Foster next traveled to Stalag XXA in Thorn, Poland, where his father spent two and a half years. During this time, Sgt. Foster spent 18 months studying German under the tutelage of Coulthard. An Oxford graduate, Coulthard spoke fluent German, and was even able to alter his accent to suit various regions.

"But my father couldn't get rid of his British accent," said Foster, "so he went as a Hungarian businessman employed with Siemens."

The pair had forged passports and a "letter of authority" from Siemens granting them permission to tour any of their factories within German occupied Europe and Switzerland, signed with the forged signature of Stalag XXA's own commandant.

Having cut through the fence with a homemade set of wire cutters, the pair boarded a train into Germany, clad in civilian clothes. For several days they traveled, narrowly escaping detection many times and making note of defensive positions such as anti-aircraft placement and camouflaged streets. They arrived in Lindau, the last German stop before Switzerland.

"At the border in Lindau, police saw there was something not quite right about (my father's) ID," Foster said. "(Coulthard) had already made it into Switzerland, but he was a good comrade, he came back to help my father who was being questioned."

The pair were interrogated extensively, beaten, and accused of being spies.

"They were accused of treason and were going to be shot out of hand," said Foster.

Finally, a phone call to Stalag XXA confirmed the identity of the two prisoners and they were returned to Poland.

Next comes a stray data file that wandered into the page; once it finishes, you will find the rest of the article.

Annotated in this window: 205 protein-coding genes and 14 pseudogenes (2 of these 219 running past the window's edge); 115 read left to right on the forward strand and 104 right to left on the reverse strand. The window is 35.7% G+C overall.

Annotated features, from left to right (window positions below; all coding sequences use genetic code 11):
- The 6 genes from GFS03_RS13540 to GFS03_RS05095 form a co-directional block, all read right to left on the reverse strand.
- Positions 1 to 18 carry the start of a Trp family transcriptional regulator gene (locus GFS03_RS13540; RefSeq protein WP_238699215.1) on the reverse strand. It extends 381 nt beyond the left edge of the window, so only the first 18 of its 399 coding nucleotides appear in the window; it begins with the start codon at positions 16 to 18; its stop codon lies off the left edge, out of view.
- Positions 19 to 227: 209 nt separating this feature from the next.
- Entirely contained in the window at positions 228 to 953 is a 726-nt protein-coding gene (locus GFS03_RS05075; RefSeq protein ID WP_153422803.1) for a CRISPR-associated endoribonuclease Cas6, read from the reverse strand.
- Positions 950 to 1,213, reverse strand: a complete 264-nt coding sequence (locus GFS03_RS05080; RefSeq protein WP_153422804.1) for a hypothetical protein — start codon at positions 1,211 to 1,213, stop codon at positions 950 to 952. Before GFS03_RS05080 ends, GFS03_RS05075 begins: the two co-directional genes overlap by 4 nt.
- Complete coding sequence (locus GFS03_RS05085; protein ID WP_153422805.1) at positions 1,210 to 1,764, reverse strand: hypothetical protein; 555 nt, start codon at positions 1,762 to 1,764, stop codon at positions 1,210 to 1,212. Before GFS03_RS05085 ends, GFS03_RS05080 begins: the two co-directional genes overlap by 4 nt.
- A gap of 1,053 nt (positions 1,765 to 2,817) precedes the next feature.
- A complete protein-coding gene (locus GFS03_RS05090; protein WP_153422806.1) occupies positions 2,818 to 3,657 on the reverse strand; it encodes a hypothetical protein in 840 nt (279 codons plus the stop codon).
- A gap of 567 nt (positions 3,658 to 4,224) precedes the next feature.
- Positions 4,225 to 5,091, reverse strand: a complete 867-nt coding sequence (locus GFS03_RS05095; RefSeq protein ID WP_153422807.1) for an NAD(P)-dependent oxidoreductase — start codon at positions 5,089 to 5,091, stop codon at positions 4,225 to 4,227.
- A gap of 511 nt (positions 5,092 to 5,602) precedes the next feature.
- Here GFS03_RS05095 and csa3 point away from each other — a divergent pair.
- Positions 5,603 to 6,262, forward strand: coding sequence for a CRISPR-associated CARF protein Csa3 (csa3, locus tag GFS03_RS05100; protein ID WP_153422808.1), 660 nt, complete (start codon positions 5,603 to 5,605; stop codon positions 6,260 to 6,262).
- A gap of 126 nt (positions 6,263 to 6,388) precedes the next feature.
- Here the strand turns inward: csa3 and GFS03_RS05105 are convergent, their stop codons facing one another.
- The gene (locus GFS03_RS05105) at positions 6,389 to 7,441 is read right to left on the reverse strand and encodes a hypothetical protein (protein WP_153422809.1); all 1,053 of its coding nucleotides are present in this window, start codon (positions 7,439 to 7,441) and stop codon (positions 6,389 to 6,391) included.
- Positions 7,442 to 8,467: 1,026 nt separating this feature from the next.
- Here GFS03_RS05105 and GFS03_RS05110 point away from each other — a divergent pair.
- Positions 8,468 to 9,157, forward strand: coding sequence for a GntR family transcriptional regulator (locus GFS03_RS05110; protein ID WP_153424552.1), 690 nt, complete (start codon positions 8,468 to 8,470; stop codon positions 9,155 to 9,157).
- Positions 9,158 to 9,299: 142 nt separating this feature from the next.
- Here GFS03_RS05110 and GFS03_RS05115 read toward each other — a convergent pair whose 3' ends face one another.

"He had escaped so many times that immediately upon his return he was shipped (to Hohenfels,)" said Foster. "There was more barbed wire."

Stalag 383, in what is now the Hohenfels Training Area, served as a nonworking camp for approximately 5,000 noncommissioned officers. As a trained stenographer, Sgt. Foster worked with the camp's underground radio, taking down the news in shorthand and distributing it among the prisoners.

Foster arrived at Hohenfels June 13, his wife, Chris, perched on the back of his Triumph. Having arranged a visit to the old POW site through Norbert Wittl, U.S. Army Garrison Hohenfels public affairs officer, Foster was not quite prepared for the welcome he received.

Roughly 25 fellow motorcycle enthusiasts met Foster at the gate to provide an escort onto post in a roaring cavalcade festooned with American flags. Coincidentally, British troops were training and Foster recognized his fellow countrymen as the escort rolled past a convoy on maneuvers.

Command Sgt. Maj. Andre S. Machado, Joint Multinational Readiness Center "Vampire" team, one of the riders participating in the motorcycle escort, said he was fascinated when he learned of Foster's quest to track his father's war experience.

"As a 25-year Soldier, you don't get stuff like this every day," he said. "We're in a place where we get a lot of great stuff, but this is probably the highlight of my year."

Foster shared his story with the gathered Soldiers and passed around a collection of old photos of his father's POW days. With Wittl's help, they were able to line up landmarks and ascertain the exact position of various structures in the photos, none of which remain today.